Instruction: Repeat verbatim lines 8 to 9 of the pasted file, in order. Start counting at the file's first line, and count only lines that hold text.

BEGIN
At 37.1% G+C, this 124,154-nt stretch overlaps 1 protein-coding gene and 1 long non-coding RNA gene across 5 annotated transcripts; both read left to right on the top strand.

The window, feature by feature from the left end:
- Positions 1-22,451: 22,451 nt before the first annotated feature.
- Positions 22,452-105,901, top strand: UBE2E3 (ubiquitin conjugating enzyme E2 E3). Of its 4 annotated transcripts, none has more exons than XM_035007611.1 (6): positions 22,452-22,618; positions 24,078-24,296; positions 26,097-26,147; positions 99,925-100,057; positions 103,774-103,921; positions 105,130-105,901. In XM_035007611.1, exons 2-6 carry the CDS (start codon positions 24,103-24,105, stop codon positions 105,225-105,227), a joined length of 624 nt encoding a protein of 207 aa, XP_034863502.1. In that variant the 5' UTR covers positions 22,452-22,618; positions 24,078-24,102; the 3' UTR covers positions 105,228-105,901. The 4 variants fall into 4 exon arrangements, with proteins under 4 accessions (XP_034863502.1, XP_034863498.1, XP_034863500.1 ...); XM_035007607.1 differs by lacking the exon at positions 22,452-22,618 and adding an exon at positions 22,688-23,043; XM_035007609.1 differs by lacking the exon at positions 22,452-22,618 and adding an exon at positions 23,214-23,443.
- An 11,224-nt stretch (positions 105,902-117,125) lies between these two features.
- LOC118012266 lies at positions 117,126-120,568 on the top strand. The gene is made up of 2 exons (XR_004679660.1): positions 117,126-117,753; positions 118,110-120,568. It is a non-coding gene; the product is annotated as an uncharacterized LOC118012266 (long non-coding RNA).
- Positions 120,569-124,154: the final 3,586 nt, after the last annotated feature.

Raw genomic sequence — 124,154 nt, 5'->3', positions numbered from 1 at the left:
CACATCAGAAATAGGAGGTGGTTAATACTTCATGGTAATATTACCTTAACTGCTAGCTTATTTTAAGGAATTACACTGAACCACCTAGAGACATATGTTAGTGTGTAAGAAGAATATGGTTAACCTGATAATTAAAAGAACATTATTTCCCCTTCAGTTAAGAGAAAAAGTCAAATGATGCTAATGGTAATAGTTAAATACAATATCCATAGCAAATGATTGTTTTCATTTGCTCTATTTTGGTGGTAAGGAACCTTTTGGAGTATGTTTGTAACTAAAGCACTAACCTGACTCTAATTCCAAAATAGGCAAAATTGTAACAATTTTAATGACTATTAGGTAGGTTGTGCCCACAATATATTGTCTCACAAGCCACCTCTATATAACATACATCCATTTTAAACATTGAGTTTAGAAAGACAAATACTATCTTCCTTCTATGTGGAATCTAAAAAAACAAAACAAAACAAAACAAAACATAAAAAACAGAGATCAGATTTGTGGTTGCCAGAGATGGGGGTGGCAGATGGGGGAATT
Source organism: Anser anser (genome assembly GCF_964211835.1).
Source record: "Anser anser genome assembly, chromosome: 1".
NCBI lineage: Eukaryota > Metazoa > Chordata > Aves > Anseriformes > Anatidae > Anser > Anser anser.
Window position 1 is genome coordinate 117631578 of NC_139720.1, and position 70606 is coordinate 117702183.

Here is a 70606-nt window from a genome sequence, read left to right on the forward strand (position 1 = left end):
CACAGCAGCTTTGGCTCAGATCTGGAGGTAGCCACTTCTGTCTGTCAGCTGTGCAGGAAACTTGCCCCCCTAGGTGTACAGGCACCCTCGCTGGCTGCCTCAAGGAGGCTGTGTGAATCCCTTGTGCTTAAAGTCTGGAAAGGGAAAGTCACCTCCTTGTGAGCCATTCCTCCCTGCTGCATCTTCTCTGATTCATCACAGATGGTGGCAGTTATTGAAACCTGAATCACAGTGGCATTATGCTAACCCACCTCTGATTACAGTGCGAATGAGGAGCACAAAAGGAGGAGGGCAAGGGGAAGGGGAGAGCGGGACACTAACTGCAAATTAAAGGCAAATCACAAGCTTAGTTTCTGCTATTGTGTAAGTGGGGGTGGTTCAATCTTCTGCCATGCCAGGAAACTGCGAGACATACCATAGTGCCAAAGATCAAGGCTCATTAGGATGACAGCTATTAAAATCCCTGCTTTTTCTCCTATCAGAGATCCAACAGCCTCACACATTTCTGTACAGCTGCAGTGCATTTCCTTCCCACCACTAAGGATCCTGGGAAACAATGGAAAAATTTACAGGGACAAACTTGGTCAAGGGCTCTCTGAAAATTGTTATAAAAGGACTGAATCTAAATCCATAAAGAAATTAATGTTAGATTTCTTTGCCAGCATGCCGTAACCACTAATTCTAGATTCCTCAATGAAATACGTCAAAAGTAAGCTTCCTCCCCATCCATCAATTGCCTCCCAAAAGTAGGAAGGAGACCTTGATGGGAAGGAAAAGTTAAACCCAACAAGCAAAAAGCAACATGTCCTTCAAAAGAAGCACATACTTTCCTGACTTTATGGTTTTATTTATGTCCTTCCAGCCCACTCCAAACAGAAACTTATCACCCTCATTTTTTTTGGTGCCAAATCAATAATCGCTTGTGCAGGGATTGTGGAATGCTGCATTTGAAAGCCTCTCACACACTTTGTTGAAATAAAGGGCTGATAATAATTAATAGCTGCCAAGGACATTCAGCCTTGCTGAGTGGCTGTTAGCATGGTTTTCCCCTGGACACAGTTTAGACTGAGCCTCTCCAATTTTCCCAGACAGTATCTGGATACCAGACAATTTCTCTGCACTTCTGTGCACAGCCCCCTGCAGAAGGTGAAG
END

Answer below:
Raw genomic sequence — 124,154 nt, 5'->3', positions numbered from 1 at the left:
CACATCAGAAATAGGAGGTGGTTAATACTTCATGGTAATATTACCTTAACTGCTAGCTTATTTTAAGGAATTACACTGAACCACCTAGAGACATATGTTAGTGTGTAAGAAGAATATGGTTAACCTGATAATTAAAAGAACATTATTTCCCCTTCAGTTAAGAGAAAAAGTCAAATGATGCTAATGGTAATAGTTAAATACAATATCCATAGCAAATGATTGTTTTCATTTGCTCTATTTTGGTGGTAAGGAACCTTTTGGAGTATGTTTGTAACTAAAGCACTAACCTGACTCTAATTCCAAAATAGGCAAAATTGTAACAATTTTAATGACTATTAGGTAGGTTGTGCCCACAATATATTGTCTCACAAGCCACCTCTATATAACATACATCCATTTTAAACATTGAGTTTAGAAAGACAAATACTATCTTCCTTCTATGTGGAATCTAAAAAAACAAAACAAAACAAAACAAAACATAAAAAACAGAGATCAGATTTGTGGTTGCCAGAGATGGGGGTGGCAGATGGGGGAATT